abstract = {In order to simulate fluid flow, heat transfer, and other related physical phenomena, it is necessary to describe the associated physics in mathematical terms. Nearly all the physical phenomena of interest to us in this book are governed by principles of conservation and are expressed in terms of partial differential equations expressing these principles. In this research paper, is a summary of conservation equations (Continuity, Momentum, Species, and Energy) that govern the flow of a Newtonian fluid. In particular, this paper studied the solution of two-dimensional (2D) Navier-Stokes (N-S) equations using the finite difference method (FDM), finite element method (FEM), and finite volume method (FVM) on a test problem of Methane combustion in a laminar diffusion flame. First, the computational domain was decomposed into grids in FDM and elements in FEM, later the Navier-Stokes equations, Energy, and, Species conservation equations were solved at the grid points and a MATLAB code has been written to check the consistency, stability, and accuracy for finer meshes. Following this step, the discretized equations for each sub-domain will be developed using the finite difference and finite element method, resolved using an iterative solver-Gauss Seidel technique. The MATLAB code is written for 2D geometries for science and engineering applications. The focus of this research paper is the development of physical models using numerical methods like FDM, and FEM for modeling science and Engineering applications by using Navier-stokes equations, Energy equations, and Species conservation equations.},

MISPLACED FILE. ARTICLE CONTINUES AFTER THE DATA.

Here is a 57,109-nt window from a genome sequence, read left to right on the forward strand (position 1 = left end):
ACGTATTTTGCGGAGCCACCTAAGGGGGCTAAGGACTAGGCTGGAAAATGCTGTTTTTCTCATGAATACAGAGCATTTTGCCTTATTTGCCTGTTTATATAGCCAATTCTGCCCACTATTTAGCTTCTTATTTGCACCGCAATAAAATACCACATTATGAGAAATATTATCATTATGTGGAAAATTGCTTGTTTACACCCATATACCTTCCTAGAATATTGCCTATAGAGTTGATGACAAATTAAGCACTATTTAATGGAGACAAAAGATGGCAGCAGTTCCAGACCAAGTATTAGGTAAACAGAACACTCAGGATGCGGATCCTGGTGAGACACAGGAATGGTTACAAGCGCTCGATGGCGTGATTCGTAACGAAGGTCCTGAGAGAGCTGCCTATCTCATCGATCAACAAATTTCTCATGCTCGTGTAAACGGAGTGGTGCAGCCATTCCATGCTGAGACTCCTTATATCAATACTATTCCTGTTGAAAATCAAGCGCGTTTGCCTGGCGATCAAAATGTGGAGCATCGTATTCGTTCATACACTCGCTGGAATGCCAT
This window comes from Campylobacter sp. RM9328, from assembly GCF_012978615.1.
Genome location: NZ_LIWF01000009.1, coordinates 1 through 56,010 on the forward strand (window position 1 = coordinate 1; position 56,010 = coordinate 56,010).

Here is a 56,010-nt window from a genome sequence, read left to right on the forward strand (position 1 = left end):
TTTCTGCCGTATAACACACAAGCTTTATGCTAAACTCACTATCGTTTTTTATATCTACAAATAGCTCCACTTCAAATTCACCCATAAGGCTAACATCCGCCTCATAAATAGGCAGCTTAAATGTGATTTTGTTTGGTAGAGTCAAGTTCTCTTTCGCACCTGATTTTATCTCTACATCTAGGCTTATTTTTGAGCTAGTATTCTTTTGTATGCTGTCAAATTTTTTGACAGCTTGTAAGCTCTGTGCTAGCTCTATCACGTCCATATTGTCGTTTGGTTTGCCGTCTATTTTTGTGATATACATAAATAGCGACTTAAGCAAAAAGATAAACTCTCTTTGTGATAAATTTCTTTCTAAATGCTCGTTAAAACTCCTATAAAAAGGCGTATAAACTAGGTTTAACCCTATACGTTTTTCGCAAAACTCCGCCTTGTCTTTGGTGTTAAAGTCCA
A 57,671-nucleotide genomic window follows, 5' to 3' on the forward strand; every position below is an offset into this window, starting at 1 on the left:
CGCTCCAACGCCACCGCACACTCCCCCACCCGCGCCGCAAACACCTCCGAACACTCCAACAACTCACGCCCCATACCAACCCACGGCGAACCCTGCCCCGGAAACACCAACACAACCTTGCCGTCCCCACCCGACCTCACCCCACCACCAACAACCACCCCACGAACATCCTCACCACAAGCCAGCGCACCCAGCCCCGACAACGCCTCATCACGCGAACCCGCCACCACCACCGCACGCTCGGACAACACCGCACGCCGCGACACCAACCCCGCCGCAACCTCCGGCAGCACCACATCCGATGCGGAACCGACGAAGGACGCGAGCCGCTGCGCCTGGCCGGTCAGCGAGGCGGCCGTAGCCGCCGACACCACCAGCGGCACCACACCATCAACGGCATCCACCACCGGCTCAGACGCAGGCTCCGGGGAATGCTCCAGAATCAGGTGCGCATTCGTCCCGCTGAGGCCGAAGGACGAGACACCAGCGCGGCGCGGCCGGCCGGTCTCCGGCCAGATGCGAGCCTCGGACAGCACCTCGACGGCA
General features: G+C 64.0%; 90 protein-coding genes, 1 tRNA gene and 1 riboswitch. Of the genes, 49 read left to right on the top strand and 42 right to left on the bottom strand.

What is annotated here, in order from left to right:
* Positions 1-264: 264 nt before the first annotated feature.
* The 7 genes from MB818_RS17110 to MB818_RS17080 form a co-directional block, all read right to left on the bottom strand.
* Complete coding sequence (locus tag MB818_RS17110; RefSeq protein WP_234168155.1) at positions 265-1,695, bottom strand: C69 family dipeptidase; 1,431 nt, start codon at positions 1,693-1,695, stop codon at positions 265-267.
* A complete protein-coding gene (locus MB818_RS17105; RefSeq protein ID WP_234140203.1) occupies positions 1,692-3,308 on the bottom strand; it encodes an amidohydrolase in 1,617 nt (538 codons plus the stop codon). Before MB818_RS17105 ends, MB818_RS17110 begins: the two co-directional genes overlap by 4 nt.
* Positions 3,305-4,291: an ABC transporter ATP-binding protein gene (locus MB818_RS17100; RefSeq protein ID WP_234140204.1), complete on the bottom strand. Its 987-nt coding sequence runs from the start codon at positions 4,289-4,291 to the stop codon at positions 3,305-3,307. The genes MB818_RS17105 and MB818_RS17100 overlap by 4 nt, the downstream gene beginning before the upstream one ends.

year = {2022}
}
```
• ```TY  - JOUR
T1  - Comparison of the Coupled Solution of the Species, Mass, Momentum, and Energy Conservation Equations by Unstructured FVM, FDM, and FEM
AU  - Desta Sodano Sheiso
AU  - Saket Apparao Kuchibhotla
Y1  - 2022/10/28
PY  - 2022
N1  - https://doi.org/10.11648/j.ijamtp.20220803.11
DO  - 10.11648/j.ijamtp.20220803.11
T2  - International Journal of Applied Mathematics and Theoretical Physics
JF  - International Journal of Applied Mathematics and Theoretical Physics